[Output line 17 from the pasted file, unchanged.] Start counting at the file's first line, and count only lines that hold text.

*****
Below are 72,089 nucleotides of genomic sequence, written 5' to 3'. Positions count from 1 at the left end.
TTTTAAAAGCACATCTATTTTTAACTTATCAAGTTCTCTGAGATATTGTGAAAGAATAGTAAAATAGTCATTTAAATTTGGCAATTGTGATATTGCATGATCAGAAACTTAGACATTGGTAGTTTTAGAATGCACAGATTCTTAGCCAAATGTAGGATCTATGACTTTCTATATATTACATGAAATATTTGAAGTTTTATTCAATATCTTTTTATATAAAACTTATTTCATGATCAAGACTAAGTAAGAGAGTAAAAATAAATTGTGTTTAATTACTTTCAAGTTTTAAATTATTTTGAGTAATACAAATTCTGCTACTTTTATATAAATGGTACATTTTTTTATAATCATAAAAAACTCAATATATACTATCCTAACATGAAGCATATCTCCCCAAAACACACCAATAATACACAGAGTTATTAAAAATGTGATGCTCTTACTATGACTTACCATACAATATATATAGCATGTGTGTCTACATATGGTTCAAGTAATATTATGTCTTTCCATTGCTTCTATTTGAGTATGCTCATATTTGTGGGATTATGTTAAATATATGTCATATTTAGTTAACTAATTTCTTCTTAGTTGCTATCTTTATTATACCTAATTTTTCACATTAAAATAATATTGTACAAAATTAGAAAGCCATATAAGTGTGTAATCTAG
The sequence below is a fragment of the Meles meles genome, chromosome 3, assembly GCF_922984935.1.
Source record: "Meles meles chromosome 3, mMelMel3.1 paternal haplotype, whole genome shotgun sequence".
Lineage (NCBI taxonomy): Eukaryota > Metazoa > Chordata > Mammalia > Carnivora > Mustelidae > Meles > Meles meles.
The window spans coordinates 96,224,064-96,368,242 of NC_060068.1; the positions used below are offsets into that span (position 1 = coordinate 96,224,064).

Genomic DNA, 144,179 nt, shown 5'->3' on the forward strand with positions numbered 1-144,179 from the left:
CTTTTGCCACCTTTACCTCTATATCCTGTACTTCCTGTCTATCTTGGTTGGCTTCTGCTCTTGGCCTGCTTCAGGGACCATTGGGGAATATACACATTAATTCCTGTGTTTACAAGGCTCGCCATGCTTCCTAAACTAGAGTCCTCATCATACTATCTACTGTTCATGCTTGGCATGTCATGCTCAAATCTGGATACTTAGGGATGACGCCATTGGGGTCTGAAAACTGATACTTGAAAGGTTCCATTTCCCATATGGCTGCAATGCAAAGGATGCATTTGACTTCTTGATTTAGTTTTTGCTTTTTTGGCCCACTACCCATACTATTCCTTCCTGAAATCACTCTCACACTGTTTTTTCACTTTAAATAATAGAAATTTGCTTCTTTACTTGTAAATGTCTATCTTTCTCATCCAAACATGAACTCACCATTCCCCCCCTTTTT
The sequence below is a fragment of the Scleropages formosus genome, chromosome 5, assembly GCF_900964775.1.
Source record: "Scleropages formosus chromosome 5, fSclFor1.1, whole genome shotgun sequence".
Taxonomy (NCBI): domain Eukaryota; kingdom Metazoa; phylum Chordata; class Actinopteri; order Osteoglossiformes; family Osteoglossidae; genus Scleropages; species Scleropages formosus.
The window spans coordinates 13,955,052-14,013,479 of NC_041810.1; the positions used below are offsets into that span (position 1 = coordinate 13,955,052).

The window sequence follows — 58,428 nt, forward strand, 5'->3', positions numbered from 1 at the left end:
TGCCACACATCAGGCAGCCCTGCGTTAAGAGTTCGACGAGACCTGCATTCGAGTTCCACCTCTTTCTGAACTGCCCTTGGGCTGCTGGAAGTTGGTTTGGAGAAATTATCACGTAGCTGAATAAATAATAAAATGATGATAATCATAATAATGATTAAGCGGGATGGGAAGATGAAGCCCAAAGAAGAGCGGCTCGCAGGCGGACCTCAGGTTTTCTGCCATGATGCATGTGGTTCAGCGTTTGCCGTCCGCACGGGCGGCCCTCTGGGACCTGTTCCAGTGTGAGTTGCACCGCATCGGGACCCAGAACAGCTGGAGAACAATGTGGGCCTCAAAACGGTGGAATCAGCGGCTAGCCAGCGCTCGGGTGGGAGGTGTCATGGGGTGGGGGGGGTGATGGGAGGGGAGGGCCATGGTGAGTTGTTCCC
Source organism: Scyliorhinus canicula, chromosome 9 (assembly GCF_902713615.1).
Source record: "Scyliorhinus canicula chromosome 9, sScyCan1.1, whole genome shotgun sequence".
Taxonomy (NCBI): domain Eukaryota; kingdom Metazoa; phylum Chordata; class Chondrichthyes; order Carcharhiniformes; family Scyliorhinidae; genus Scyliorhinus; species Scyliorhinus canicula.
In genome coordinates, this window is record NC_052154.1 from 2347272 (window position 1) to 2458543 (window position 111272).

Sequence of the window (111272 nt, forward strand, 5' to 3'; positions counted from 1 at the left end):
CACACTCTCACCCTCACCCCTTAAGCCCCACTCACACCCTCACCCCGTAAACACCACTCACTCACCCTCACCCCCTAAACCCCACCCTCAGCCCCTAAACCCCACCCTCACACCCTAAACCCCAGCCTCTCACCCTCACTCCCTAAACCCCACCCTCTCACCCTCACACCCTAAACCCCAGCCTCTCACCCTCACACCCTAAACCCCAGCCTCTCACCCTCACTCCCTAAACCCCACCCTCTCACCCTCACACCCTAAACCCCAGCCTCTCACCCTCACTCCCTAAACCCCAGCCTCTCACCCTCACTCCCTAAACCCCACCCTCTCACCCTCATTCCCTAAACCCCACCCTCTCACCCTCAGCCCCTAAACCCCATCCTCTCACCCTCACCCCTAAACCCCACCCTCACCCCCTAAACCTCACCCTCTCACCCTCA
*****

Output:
Taxonomy (NCBI): domain Eukaryota; kingdom Metazoa; phylum Chordata; class Chondrichthyes; order Carcharhiniformes; family Scyliorhinidae; genus Scyliorhinus; species Scyliorhinus canicula.